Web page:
Post-Surgery & Recovery
Your dog will stay at the vet clinic for the night to allow the veterinary team to monitor them closely. Once your dog heads home, intensive aftercare will be required, including the use of several types of eye drops, multiple times each day.
How long until my dog has their vision back after surgery?
While your dog may begin to see as early as the next day, it can take up to a few weeks for vision to settle as the eye adjusts to the effect of surgery and the presence of the artificial lens. Provided that the rest of the eye is in good working order, the surgery for your dog's cataracts has a high success rate, and many pet owners are extremely pleased with the results.
Approximately 95% of dogs regain vision as soon as they recover from the surgery. Your veterinarian will be able to give you a long-term prognosis for your dog. However, generally speaking, maintaining vision after surgery is about 90% at one year, and 80% at two years postoperatively. The key to successful long-term outcomes is good post-operative care and regular visits to the veterinarian for eye examinations and monitoring following surgery and throughout your dog's life.
Should I be aware of any risks with cataract surgery?
All surgical procedures with pets or people come with some level of risk. Complications stemming from cataract surgery in dogs are rare, but some complications seen by veterinary ophthalmologists following cataract surgery are corneal ulcers and pressure elevations within the eye. Taking your dog for a follow-up exam with the veterinary surgeon is essential for helping to prevent issues from developing after the surgery.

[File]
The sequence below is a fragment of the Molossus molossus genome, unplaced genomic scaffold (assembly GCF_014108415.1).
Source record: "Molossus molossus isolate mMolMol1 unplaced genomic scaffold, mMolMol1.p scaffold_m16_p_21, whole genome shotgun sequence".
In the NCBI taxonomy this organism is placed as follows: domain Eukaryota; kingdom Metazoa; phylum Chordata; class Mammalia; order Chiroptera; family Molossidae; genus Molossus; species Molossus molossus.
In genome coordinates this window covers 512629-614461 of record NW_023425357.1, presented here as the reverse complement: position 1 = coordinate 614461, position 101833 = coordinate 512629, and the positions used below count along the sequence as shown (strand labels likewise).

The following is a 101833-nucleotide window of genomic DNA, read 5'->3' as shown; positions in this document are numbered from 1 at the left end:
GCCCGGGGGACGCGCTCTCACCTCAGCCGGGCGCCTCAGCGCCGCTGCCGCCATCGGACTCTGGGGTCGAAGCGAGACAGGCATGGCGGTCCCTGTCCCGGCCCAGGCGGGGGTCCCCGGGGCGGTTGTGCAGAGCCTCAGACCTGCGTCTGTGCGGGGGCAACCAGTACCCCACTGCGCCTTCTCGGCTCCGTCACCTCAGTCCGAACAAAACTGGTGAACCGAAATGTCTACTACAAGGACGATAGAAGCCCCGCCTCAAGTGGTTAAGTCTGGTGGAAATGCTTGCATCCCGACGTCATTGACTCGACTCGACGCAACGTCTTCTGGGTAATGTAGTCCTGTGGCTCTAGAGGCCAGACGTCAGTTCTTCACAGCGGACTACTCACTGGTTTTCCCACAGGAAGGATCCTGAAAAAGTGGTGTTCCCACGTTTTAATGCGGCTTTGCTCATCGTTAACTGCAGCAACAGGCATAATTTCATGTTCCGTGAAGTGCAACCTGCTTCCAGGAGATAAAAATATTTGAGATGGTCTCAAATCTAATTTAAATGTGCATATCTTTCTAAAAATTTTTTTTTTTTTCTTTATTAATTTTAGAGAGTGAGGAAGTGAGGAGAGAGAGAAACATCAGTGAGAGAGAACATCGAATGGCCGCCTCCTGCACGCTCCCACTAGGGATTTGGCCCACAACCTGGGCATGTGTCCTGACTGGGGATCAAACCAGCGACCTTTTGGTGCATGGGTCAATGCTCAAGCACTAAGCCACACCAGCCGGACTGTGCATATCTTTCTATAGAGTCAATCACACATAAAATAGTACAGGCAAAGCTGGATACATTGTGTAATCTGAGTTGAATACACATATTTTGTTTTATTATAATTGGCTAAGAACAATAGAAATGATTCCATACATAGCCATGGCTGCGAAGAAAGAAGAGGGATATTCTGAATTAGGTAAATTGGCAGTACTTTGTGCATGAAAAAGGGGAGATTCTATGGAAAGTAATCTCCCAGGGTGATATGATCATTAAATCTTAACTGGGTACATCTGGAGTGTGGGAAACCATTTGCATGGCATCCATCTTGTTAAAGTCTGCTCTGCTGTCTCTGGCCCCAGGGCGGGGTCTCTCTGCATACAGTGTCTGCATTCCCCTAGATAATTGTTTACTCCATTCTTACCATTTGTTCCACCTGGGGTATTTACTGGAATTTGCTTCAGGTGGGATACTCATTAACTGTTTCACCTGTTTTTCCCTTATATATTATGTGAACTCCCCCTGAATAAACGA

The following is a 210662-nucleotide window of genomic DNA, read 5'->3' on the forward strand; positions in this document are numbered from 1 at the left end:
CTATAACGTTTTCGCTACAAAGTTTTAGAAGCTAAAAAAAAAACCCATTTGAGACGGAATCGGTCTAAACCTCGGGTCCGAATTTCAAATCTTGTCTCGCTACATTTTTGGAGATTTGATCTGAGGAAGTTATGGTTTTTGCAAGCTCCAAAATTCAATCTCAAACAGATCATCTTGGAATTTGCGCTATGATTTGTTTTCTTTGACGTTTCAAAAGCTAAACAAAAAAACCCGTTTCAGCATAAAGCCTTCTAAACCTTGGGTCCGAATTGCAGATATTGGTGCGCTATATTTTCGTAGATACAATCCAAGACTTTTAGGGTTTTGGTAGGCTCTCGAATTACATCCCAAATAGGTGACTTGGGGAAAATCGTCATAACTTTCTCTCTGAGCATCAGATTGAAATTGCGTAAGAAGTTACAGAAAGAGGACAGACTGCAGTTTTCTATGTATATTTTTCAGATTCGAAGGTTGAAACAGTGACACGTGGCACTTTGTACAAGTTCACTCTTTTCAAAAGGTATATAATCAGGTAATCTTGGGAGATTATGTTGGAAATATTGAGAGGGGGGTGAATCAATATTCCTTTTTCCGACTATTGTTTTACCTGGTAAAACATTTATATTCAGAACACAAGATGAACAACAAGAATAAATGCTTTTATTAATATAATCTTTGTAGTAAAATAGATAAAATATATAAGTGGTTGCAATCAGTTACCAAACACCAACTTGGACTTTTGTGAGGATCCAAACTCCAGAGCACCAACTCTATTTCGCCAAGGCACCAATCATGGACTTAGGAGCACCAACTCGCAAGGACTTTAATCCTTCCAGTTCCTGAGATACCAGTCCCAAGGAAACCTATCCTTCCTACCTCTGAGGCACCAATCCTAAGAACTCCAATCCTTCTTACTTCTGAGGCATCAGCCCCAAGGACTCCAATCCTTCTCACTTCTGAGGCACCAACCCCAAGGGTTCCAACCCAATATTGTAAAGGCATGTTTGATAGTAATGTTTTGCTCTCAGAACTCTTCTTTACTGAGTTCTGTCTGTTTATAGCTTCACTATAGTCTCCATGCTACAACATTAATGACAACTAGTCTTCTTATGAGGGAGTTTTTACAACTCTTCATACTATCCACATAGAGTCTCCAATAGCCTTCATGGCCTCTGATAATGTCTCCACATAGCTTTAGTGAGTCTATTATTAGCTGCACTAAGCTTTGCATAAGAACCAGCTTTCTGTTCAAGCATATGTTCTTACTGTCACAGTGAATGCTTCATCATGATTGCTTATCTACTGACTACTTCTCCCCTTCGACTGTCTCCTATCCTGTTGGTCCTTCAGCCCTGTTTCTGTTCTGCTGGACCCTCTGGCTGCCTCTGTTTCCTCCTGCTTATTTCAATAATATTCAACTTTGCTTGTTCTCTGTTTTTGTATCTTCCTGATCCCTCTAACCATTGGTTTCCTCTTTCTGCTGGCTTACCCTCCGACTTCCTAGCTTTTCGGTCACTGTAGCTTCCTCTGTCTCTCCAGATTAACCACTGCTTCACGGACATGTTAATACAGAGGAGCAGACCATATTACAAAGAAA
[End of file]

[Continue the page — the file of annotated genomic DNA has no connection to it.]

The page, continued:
What is the timeframe for recovery from dog cataract surgery?
It will take roughly two weeks for the early stages of healing to be complete. You should prevent your dog from running and jumping and have a cone on them at all times to avoid injury to their eye. You will also need to administer several medications to your dog during this time, including eye drops and oral medications. Carefully following your veterinarian's instructions is essential for achieving a good outcome for your dog's vision.
Depending on the results of the 2-week follow-up appointment, your dog's medications may be reduced. However, some dogs will need to remain on medication permanently.
Will I need to seek out a veterinary eye doctor or surgeon?
Veterinarians that specialize in caring for the eyesight of pets are called veterinary ophthalmologists. Typically, these specialists only book appointments when patients have been referred to them for care by their primary veterinarian. If you are concerned about your dog's eyesight, contact your regular veterinarian and request a referral to a veterinary ophthalmologist near you.
Note: The advice provided in this post is intended for informational purposes and does not constitute medical advice regarding pets. For an accurate diagnosis of your pet's condition, please make an appointment with your vet.